I highly recommend this book for any who love language or have in interest in indigenous culture.

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Celtic Blood

Celtic Blood

James John Loftus

Celtic Blood is an independent novel by James John Loftus. It tells the story of Morgund MacAedh in thirteenth century Scotland. The book begins with Seward, a viking, being washed ashore and the only one to survive the wreck of the ship he was on. He is adopted by the MacAedh clan where he grows into a fearsome warrior. Politics in those times are much more direct and a band of men attack the leader of the people who took him in and kill him. Seward escapes and then is faced with the challenge of protecting Morgund who is the MacAedh heir.

I had a challenging time at the beginning of the book trying to decide if James’ style was brilliance or just a refusal to follow the bounds of the English language. While there are times that description spins into something that is more poetry than prose, the sad truth is that I found myself wanting to hear more about the parts that he skims over and less about the things he describes in detail. The time and setting are given their due, but even well into the book I didn’t know the characters as people.

I also found the panegyric description got in the way of me just following the plot. I love beautiful description as much as the next reader, but I also love knowing what is happening that the description is attached to. Between the sentence fragments and dizzyingly quick point of view shifts, I couldn’t follow the story.
As much as I wanted to love this book. I can’t recommend it.

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Swarm coverSwarm

Lauren Carter

Brindle and Glass Publishing

Swarm follows Sandy as she and her partner Marvin and their friend Thomson struggle to survive on an island. The novel weaves from past to future to show Sandy’s story. On the island a mysterious girl is taking food from their already meagre stores. Marvin has no sympathy for the girl. They don’t have enough for themselves. Yet, Sandy dreams of being a mother. She desires the opportunity to do impossible mother and daughter things in a world that no longer exists.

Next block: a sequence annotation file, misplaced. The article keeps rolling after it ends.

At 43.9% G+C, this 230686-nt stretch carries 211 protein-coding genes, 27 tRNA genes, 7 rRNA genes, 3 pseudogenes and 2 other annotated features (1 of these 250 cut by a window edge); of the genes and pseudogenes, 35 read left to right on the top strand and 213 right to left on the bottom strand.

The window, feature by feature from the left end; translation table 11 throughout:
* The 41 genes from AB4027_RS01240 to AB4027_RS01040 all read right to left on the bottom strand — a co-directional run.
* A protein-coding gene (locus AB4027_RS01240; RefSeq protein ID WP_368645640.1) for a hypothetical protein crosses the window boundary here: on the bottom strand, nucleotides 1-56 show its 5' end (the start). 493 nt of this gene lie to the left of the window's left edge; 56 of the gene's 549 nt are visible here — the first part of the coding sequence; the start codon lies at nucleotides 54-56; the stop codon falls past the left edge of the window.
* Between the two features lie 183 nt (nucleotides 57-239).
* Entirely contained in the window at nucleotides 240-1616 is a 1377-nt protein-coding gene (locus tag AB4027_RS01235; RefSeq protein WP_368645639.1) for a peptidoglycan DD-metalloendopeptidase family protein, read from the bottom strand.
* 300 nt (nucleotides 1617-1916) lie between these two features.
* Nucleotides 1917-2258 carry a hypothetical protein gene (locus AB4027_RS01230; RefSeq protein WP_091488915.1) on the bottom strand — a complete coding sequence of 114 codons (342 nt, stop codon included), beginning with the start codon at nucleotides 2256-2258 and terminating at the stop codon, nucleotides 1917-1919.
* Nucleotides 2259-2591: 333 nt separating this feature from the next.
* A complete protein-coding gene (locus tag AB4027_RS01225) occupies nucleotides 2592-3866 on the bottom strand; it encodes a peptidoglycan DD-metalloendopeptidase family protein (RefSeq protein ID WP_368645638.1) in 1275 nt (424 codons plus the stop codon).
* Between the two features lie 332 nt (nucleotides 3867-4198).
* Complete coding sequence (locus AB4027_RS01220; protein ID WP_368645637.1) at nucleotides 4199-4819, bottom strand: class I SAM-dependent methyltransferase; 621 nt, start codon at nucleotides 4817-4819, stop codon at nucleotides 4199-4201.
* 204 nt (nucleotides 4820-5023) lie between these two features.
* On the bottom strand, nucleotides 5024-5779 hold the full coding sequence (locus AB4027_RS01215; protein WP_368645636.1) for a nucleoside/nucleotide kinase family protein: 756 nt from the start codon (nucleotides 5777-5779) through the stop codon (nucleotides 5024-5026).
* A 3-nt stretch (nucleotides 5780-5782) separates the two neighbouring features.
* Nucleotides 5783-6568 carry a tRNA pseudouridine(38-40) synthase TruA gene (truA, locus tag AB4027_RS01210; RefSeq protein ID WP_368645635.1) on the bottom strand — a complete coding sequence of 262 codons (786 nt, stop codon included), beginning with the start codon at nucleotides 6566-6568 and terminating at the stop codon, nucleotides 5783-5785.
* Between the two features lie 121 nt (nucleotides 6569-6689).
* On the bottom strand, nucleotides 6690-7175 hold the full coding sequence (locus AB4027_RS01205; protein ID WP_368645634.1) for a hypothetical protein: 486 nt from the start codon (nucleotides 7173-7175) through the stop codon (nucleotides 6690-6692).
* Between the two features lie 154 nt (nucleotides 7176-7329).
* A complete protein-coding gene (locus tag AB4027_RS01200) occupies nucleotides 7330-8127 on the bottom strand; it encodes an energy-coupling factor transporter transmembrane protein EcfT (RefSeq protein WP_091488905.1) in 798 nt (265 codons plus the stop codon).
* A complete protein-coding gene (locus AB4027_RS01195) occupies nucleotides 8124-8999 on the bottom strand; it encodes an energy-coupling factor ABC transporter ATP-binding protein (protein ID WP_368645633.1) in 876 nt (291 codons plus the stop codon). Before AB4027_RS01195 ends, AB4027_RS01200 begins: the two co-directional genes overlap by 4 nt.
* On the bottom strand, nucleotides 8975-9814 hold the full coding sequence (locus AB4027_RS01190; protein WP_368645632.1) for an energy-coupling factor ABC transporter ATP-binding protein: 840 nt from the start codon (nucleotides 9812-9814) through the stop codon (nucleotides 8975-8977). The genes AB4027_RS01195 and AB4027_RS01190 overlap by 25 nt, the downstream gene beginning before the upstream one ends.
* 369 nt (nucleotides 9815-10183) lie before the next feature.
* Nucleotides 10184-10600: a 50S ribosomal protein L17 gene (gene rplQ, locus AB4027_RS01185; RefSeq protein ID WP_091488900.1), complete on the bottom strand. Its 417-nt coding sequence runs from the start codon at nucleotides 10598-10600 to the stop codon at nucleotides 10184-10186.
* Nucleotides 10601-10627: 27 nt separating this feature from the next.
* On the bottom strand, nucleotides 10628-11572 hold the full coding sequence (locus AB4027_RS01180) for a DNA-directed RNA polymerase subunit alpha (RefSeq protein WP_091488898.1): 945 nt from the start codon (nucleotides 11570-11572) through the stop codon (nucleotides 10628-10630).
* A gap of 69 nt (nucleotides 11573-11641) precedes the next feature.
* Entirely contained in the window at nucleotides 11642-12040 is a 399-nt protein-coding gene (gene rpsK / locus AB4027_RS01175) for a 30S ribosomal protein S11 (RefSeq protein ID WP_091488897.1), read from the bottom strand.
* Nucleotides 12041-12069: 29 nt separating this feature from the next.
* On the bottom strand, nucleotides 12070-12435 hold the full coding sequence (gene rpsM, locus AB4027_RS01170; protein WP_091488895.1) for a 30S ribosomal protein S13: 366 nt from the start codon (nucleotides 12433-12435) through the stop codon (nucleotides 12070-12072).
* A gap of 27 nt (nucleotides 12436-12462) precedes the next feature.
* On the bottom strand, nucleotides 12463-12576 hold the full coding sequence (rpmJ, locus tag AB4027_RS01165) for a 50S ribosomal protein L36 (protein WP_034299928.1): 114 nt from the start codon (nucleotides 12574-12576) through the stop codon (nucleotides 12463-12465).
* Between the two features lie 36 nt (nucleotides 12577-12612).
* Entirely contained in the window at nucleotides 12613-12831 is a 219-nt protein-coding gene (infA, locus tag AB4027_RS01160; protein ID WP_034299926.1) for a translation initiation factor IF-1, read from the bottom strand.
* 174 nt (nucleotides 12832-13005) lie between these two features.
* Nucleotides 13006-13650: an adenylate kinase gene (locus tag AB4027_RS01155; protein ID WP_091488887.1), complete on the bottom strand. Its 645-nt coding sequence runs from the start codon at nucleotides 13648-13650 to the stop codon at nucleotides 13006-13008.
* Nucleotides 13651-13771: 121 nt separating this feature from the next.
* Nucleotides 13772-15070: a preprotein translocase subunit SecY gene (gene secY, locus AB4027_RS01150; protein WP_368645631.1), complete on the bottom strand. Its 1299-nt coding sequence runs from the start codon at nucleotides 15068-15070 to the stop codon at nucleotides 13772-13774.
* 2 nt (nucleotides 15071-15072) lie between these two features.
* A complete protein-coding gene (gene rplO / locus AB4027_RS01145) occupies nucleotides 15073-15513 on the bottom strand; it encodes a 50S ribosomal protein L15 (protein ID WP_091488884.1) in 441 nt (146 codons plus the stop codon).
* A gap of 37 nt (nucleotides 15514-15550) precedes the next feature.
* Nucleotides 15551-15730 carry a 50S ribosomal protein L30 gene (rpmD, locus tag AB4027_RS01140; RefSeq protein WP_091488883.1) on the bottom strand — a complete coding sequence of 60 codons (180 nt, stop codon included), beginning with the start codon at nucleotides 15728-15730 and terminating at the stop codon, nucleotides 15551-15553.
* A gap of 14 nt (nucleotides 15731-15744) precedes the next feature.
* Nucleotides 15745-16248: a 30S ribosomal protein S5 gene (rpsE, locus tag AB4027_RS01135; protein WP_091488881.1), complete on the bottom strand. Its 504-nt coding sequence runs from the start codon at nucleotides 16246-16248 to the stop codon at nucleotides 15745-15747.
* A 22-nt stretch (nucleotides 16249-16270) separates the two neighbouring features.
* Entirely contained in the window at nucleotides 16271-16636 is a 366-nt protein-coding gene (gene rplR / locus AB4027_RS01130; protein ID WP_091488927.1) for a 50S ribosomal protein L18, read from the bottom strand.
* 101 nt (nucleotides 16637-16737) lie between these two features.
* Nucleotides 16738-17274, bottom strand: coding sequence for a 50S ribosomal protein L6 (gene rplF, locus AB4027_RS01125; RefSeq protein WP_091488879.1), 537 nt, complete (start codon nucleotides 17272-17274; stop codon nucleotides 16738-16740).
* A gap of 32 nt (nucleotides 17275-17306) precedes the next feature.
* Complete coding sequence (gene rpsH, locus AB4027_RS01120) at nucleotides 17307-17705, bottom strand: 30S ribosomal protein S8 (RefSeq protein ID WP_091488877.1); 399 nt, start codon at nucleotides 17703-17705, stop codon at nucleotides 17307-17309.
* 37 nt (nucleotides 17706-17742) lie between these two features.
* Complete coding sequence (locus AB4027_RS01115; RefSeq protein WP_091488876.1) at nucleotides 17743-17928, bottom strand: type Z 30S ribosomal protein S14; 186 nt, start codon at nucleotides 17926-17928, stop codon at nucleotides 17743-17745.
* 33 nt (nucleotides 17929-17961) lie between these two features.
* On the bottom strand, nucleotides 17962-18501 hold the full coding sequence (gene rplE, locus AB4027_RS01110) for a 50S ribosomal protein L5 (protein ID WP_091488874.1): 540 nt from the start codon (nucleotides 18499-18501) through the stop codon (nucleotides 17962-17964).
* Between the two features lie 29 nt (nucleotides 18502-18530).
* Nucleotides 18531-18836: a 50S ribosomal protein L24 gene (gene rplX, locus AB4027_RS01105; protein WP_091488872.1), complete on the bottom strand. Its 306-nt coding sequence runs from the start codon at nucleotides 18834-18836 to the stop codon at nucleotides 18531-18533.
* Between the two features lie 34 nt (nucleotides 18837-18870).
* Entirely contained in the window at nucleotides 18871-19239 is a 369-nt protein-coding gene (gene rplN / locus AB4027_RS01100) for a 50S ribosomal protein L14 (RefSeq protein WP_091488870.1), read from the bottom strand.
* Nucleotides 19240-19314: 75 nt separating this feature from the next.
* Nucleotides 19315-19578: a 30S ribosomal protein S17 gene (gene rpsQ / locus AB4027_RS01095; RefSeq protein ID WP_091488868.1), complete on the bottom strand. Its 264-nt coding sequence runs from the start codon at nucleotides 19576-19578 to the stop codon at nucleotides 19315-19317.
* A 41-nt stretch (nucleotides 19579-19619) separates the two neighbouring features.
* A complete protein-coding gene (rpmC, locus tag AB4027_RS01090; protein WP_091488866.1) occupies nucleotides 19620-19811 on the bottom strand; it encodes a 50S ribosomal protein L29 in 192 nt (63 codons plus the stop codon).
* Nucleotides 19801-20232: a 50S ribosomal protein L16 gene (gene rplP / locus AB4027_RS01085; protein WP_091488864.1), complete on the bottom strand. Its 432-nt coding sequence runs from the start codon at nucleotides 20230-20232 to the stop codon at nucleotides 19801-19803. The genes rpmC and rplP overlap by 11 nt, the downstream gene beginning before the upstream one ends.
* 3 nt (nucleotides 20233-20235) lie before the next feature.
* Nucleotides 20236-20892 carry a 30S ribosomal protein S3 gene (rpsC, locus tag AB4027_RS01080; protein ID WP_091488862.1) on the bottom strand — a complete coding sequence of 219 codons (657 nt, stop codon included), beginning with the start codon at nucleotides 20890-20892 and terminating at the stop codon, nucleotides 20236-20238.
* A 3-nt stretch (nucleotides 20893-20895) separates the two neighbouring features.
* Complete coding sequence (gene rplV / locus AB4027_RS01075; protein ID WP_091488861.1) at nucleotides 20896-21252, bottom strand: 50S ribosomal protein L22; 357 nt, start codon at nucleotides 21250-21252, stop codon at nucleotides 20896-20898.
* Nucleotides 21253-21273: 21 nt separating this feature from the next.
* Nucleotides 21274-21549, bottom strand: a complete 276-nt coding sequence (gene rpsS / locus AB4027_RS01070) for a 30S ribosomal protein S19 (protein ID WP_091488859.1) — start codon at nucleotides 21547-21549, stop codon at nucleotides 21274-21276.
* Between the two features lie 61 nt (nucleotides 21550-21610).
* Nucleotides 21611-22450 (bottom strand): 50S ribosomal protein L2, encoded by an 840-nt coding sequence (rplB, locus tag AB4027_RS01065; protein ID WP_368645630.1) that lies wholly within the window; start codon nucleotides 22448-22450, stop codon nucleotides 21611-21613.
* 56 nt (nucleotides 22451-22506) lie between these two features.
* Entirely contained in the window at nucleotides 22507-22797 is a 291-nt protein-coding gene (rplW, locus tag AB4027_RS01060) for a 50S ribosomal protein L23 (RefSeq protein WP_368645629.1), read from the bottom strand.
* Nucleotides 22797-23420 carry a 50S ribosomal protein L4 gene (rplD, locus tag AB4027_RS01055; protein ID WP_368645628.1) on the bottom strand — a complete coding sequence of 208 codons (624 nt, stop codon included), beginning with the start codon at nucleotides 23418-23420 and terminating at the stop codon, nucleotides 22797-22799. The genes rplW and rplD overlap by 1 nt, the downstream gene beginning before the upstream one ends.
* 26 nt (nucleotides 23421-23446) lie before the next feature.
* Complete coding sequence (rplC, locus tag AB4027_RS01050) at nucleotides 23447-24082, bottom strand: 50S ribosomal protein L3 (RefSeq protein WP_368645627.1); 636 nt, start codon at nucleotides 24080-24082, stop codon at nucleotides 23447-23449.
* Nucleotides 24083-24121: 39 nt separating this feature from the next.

The bees, the swarm of the title inhabit both parts of the novel and are a symbolic link to both what has gone wrong with the world and the possibility of hope. Swarm explores and all too likely scenario of economic collapse that leaves the largest part of the population hopeless.

Swarm reminded me of Margaret Attwood’s work in which everything carries weight. The story is built on the warp and woof of time and meaning. We feel Sandy’s desires and sometimes get impatient with her refusal to anchor her life in what is real rather than hopes that seem little more than a will-o-the-wisp. Then we see Marvin’s harshness and the way he’s been reduced by their subsistence living to focus only on what will help them survive and we hope that Sandy might succeed.

Between Sandy and Marvin, there is Thomson, a dying father figure, the inspiration to Marvin’s violence who rejected violence and yet refuses to reject either Marvin or Sandy. He is the one who forces a recognition of the value of death and it is no accident that he is also the bee keeper of the book.

Swarm is a challenging and occasionally a difficult read, but all the more valuable for that. It points to our present reluctance as a society to change. We are moving toward the brink, and Sandy’s story could be anyone’s story in a few years. The book is about not just the choices of a few characters, but the choices we’ve made as a species. I highly recommend it.